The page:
This renovation project of a Mumbai living room and lobby areas was an interesting and challenging one as it required a complete overhaul while the family was living in the space. SO the planning, procuring and timelines as well as design was important and shows how building character is all about layering and details. For Studio Osmosis, character lies in contrast. We recently redesigned the 1,200-square-feet living room of a Mumbai apartment to create distinct lounge and dining areas, each with their own palette but seamlessly connected within the space. The original design of the living room was typical of the 1980s aesthetic: mahogany veneers, post-modern furniture, and a prominently placed marble temple. The first thing that the clients told us was that they wanted a complete turn-around of the space. They are very social, and they wanted the space to represent the core of who they are. This meant not just livening up the space in terms of texture and colour, but also opening it up to accommodate larger groups of people and a range of social gatherings.
The way it was originally planned, it didn’t make use of the balconies and the windows very well so we wanted to change that. We also wanted the seating to be a little bit flexible—different kinds of furniture pieces that could be easily moved around.
Concrete textured walls by Asian Paints and marble flooring with brown stone inlays set a moody ambience in the lift lobby, which is enhanced by a geometric wall light feature. However, a monochromatic utility cabinet with chevron inlay, set alongside a pastel brass-framed vintage seat set the tone for the colour and quirk that awaits within the living room.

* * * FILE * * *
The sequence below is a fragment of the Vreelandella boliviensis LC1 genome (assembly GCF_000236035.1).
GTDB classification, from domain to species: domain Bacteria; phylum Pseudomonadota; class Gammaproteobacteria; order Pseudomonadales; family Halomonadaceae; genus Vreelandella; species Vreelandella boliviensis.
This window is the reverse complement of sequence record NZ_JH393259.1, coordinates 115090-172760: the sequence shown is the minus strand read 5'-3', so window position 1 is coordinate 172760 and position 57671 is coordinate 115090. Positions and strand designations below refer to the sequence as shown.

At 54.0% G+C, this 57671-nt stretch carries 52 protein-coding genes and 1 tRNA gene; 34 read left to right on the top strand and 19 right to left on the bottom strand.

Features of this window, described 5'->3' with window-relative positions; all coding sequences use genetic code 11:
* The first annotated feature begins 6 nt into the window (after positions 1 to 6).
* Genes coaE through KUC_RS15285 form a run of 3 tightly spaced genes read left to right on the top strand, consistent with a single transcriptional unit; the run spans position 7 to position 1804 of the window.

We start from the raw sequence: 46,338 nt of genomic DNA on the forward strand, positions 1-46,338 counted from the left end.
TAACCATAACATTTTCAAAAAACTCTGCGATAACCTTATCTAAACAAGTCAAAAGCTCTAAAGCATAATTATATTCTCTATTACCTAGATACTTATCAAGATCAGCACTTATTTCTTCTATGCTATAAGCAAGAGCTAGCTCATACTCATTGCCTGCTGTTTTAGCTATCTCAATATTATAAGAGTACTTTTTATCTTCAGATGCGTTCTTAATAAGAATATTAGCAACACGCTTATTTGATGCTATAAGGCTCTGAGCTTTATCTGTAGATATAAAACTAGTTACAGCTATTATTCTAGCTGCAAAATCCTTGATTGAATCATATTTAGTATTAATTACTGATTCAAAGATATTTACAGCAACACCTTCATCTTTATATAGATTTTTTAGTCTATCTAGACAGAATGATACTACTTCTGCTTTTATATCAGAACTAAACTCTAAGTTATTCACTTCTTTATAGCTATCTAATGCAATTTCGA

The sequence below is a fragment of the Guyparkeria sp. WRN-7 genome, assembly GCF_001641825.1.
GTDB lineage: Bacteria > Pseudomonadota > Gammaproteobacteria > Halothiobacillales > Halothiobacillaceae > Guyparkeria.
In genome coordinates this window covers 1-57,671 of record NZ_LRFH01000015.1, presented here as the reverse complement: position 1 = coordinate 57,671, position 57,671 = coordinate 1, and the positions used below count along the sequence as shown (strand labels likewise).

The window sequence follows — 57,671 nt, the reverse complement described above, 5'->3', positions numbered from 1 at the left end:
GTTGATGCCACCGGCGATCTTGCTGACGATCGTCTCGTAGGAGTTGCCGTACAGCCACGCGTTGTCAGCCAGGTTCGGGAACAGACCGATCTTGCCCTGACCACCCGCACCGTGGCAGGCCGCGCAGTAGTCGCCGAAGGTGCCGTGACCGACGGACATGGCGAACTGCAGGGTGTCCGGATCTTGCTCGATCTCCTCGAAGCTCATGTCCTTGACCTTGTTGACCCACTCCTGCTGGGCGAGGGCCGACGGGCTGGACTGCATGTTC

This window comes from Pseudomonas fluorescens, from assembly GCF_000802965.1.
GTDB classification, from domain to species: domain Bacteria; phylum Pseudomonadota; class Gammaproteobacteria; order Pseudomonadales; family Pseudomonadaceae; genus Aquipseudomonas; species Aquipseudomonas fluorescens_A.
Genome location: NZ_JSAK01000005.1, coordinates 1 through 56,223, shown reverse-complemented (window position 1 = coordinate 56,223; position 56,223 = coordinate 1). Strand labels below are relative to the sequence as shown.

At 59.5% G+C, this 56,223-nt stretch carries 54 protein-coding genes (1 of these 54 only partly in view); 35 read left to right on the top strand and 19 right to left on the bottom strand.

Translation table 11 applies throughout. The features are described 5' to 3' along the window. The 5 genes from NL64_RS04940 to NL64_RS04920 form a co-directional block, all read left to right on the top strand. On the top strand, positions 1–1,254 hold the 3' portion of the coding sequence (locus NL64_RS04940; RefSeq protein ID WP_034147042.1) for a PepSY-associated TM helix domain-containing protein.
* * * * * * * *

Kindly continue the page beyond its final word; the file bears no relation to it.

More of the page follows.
The clients wanted to bring a sense of life into the space, and that was the driving factor for our entire colour palette. The walls and ceiling have been treated in muted shades that match the beige Dyna marble flooring, and serve as a canvas for the colourful upholstery on the furniture. The two major tones in the palette are blue and mustard—colours that are soft but striking in their contrast. The palette is then enhanced with textural elements like knots, embroidery and stone-work. Brass detailing on the furniture creates a visual connection, and adds a touch of elegance to the space. A false ceiling separates the space from the dining area, and makes the living room feel more intimate—a warmth that is accentuated by a blue tufted rug from Merge Carpets. We were also careful to build functionality into the furniture: the TV unit has been fitted with storage drawers and additional pull-out seating—all of which is concealed behind sleek wood panelling to minimise clutter. A side-table fitted with castor wheels doubles as a serving tray, and can be moved around the room as needed.
Photographs: Ishita Sitwala